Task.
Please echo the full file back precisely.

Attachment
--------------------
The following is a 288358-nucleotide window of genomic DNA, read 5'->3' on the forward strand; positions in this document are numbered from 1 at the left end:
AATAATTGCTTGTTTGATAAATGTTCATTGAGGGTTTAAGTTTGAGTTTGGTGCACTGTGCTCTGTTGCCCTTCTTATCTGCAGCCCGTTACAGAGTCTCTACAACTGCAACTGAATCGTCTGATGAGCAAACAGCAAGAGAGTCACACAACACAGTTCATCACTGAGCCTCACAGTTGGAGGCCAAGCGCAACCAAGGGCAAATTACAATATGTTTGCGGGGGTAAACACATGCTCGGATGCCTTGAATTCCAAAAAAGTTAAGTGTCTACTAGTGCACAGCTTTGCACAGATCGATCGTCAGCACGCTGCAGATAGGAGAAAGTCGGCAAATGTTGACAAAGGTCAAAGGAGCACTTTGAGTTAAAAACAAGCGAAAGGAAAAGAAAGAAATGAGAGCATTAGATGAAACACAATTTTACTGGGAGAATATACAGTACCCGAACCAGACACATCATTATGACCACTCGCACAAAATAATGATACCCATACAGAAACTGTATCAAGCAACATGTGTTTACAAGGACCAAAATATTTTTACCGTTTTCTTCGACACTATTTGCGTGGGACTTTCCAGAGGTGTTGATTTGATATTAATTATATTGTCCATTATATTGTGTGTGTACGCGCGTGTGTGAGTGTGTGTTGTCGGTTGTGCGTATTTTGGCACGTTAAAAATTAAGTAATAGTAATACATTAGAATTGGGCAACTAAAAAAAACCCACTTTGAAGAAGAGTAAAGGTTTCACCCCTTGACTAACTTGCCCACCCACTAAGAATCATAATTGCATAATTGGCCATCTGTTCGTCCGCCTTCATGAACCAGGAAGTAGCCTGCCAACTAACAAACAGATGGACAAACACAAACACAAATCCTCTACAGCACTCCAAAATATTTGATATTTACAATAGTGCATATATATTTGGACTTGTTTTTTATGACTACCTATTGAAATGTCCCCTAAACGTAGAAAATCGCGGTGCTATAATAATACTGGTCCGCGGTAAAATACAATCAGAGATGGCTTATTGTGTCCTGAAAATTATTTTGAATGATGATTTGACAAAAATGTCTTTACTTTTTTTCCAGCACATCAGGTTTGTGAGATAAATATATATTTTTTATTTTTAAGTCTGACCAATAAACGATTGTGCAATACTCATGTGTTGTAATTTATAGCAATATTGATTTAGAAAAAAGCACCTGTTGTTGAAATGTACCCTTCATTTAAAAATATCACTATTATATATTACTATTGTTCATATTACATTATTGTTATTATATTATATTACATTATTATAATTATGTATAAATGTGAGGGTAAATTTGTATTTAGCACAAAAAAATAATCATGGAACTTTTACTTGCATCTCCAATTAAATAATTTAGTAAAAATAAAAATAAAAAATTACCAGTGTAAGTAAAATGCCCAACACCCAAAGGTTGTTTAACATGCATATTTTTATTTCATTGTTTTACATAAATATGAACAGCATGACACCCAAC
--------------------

The following is a 288358-nucleotide window of genomic DNA, read 5'->3' on the forward strand; positions in this document are numbered from 1 at the left end:
AATAATTGCTTGTTTGATAAATGTTCATTGAGGGTTTAAGTTTGAGTTTGGTGCACTGTGCTCTGTTGCCCTTCTTATCTGCAGCCCGTTACAGAGTCTCTACAACTGCAACTGAATCGTCTGATGAGCAAACAGCAAGAGAGTCACACAACACAGTTCATCACTGAGCCTCACAGTTGGAGGCCAAGCGCAACCAAGGGCAAATTACAATATGTTTGCGGGGGTAAACACATGCTCGGATGCCTTGAATTCCAAAAAAGTTAAGTGTCTACTAGTGCACAGCTTTGCACAGATCGATCGTCAGCACGCTGCAGATAGGAGAAAGTCGGCAAATGTTGACAAAGGTCAAAGGAGCACTTTGAGTTAAAAACAAGCGAAAGGAAAAGAAAGAAATGAGAGCATTAGATGAAACACAATTTTACTGGGAGAATATACAGTACCCGAACCAGACACATCATTATGACCACTCGCACAAAATAATGATACCCATACAGAAACTGTATCAAGCAACATGTGTTTACAAGGACCAAAATATTTTTACCGTTTTCTTCGACACTATTTGCGTGGGACTTTCCAGAGGTGTTGATTTGATATTAATTATATTGTCCATTATATTGTGTGTGTACGCGCGTGTGTGAGTGTGTGTTGTCGGTTGTGCGTATTTTGGCACGTTAAAAATTAAGTAATAGTAATACATTAGAATTGGGCAACTAAAAAAAACCCACTTTGAAGAAGAGTAAAGGTTTCACCCCTTGACTAACTTGCCCACCCACTAAGAATCATAATTGCATAATTGGCCATCTGTTCGTCCGCCTTCATGAACCAGGAAGTAGCCTGCCAACTAACAAACAGATGGACAAACACAAACACAAATCCTCTACAGCACTCCAAAATATTTGATATTTACAATAGTGCATATATATTTGGACTTGTTTTTTATGACTACCTATTGAAATGTCCCCTAAACGTAGAAAATCGCGGTGCTATAATAATACTGGTCCGCGGTAAAATACAATCAGAGATGGCTTATTGTGTCCTGAAAATTATTTTGAATGATGATTTGACAAAAATGTCTTTACTTTTTTTCCAGCACATCAGGTTTGTGAGATAAATATATATTTTTTATTTTTAAGTCTGACCAATAAACGATTGTGCAATACTCATGTGTTGTAATTTATAGCAATATTGATTTAGAAAAAAGCACCTGTTGTTGAAATGTACCCTTCATTTAAAAATATCACTATTATATATTACTATTGTTCATATTACATTATTGTTATTATATTATATTACATTATTATAATTATGTATAAATGTGAGGGTAAATTTGTATTTAGCACAAAAAAATAATCATGGAACTTTTACTTGCATCTCCAATTAAATAATTTAGTAAAAATAAAAATAAAAAATTACCAGTGTAAGTAAAATGCCCAACACCCAAAGGTTGTTTAACATGCATATTTTTATTTCATTGTTTTACATAAATATGAACAGCATGACACCCAAC